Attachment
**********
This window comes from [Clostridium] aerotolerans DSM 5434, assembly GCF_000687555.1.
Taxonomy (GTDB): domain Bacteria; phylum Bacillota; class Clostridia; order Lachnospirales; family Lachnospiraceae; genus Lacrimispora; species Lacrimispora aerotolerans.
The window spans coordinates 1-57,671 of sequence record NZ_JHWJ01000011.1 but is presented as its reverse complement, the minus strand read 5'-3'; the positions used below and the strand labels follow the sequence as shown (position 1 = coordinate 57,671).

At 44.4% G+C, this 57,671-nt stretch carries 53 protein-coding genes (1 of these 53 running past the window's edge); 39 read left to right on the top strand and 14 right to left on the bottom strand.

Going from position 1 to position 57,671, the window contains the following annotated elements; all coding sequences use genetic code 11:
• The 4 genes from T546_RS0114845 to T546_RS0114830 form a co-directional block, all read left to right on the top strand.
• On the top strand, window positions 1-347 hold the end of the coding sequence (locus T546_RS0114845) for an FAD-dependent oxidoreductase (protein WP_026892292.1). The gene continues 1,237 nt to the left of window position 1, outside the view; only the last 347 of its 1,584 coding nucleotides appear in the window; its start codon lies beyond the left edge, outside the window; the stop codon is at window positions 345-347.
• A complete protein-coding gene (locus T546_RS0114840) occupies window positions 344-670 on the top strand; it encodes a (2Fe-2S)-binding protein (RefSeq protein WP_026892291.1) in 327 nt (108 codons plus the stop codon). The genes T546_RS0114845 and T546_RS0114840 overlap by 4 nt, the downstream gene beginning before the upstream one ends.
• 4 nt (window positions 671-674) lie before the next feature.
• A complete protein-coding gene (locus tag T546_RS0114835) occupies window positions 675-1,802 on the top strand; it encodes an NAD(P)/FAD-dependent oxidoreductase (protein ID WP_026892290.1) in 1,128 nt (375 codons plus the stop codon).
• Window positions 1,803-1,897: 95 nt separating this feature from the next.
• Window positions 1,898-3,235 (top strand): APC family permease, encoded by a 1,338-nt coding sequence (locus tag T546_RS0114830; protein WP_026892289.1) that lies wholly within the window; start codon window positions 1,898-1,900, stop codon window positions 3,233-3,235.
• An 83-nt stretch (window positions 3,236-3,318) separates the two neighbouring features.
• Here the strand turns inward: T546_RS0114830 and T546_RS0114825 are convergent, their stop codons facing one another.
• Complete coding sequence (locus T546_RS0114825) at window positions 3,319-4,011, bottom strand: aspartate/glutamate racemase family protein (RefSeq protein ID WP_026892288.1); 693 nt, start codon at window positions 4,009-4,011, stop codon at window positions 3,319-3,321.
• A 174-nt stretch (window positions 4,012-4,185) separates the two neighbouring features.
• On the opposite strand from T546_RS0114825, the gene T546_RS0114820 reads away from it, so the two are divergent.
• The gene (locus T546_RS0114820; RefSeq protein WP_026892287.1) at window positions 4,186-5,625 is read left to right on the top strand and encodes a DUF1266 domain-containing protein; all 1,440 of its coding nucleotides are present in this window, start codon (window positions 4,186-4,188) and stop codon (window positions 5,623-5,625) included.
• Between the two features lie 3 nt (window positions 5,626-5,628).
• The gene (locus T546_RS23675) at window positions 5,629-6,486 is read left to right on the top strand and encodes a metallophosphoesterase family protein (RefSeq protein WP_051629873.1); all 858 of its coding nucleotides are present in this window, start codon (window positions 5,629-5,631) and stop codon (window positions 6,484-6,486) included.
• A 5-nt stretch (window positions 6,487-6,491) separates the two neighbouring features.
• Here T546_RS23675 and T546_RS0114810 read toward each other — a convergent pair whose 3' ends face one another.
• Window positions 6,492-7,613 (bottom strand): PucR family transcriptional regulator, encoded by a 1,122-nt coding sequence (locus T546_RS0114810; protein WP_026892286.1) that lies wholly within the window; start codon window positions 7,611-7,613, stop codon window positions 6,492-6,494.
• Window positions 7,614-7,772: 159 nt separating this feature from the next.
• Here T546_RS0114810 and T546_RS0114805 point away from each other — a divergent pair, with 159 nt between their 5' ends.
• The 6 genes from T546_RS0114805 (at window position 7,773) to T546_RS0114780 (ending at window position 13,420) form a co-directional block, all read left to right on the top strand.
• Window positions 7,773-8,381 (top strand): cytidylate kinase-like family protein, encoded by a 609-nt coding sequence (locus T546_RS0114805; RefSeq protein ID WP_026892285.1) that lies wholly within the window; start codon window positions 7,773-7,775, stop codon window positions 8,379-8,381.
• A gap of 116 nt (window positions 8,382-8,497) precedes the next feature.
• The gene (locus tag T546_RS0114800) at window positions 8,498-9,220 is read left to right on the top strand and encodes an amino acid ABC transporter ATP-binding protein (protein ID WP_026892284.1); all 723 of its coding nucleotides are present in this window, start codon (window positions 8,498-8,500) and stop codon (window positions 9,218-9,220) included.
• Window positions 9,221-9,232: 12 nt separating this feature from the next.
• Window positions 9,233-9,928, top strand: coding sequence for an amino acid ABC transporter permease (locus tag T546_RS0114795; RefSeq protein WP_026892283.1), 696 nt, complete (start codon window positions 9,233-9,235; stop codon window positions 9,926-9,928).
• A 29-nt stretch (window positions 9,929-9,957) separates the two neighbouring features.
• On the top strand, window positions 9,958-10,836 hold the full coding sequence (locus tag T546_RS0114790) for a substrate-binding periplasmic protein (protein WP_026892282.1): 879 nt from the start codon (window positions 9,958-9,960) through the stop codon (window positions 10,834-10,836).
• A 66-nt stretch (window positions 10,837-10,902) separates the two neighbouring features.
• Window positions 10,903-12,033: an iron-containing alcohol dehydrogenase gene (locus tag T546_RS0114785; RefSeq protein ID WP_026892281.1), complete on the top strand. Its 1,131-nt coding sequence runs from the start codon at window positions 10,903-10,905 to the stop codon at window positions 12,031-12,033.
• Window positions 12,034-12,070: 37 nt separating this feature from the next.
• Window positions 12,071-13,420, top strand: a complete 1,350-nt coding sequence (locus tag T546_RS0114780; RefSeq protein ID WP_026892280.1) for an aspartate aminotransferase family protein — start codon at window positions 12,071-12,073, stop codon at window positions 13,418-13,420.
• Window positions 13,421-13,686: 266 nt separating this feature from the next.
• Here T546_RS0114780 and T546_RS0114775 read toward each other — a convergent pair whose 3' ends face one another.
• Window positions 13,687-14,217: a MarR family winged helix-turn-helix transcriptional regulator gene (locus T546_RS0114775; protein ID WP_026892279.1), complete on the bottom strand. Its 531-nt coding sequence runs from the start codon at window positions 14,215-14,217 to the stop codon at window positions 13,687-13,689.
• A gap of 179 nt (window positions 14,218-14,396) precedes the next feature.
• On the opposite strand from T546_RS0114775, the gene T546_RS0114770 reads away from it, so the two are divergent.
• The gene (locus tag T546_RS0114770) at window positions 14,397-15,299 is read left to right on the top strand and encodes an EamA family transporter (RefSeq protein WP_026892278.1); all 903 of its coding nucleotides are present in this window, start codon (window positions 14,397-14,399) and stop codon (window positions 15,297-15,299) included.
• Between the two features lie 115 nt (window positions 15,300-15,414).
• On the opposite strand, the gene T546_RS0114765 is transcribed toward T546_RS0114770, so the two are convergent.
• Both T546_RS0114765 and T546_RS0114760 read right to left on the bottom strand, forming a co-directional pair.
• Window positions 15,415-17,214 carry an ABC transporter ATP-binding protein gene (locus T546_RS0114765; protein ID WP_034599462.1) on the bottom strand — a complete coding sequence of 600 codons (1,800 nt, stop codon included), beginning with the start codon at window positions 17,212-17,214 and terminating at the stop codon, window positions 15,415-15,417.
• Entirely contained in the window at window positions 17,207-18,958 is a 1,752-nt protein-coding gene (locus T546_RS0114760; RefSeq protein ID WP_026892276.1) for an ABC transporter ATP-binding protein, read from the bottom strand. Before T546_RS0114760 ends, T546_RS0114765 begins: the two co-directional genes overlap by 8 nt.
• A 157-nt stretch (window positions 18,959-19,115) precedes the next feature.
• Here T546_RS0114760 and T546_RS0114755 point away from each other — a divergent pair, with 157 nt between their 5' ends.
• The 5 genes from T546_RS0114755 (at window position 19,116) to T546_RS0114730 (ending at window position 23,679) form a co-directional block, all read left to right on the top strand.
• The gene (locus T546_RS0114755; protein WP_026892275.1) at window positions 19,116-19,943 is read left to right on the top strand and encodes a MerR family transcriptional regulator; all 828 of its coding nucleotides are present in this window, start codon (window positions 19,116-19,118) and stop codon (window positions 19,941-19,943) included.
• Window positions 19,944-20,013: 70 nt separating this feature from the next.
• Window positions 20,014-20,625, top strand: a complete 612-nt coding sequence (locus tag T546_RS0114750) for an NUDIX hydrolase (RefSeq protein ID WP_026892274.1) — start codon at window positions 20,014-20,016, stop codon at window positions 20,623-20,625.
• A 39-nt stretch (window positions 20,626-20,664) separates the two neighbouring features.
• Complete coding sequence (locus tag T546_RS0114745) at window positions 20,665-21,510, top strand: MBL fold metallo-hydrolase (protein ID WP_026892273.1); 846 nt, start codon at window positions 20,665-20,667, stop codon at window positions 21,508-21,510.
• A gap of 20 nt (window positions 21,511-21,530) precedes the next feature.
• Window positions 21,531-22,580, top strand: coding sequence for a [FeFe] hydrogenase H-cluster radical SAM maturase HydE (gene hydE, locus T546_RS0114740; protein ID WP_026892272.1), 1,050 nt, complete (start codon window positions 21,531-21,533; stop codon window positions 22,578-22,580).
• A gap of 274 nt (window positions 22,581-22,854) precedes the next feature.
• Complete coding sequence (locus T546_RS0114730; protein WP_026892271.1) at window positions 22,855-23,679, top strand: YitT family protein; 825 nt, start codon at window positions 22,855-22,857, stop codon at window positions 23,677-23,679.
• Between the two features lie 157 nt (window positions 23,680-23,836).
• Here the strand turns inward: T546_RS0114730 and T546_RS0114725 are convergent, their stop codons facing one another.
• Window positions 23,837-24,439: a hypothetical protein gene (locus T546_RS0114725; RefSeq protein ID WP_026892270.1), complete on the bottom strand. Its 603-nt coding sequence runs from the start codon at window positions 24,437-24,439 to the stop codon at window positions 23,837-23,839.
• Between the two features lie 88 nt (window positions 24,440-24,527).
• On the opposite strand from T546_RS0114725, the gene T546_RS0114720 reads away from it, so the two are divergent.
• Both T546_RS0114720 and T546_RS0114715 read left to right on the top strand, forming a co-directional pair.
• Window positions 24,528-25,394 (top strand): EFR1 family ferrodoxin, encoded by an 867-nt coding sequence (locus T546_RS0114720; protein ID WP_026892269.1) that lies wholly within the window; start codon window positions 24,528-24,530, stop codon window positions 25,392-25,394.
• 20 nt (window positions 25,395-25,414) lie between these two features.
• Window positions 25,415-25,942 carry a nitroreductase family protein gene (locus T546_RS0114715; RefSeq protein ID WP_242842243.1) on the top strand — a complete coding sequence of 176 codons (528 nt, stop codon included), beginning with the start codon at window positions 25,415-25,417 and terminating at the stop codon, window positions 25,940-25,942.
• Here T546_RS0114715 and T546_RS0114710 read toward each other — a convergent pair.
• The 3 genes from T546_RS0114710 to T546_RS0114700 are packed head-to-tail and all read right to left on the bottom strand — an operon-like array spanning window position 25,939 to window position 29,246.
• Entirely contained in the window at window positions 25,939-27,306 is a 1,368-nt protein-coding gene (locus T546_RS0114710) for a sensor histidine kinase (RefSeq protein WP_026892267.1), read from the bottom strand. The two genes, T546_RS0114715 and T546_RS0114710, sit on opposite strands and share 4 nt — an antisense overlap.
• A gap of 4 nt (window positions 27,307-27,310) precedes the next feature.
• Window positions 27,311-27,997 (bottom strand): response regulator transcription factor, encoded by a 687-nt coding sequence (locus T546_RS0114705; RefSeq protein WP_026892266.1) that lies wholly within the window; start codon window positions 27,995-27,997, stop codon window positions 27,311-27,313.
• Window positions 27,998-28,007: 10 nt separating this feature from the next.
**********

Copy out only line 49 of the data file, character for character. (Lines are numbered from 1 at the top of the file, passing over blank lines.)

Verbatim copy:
• A 157-nt stretch (window positions 18,959-19,115) precedes the next feature.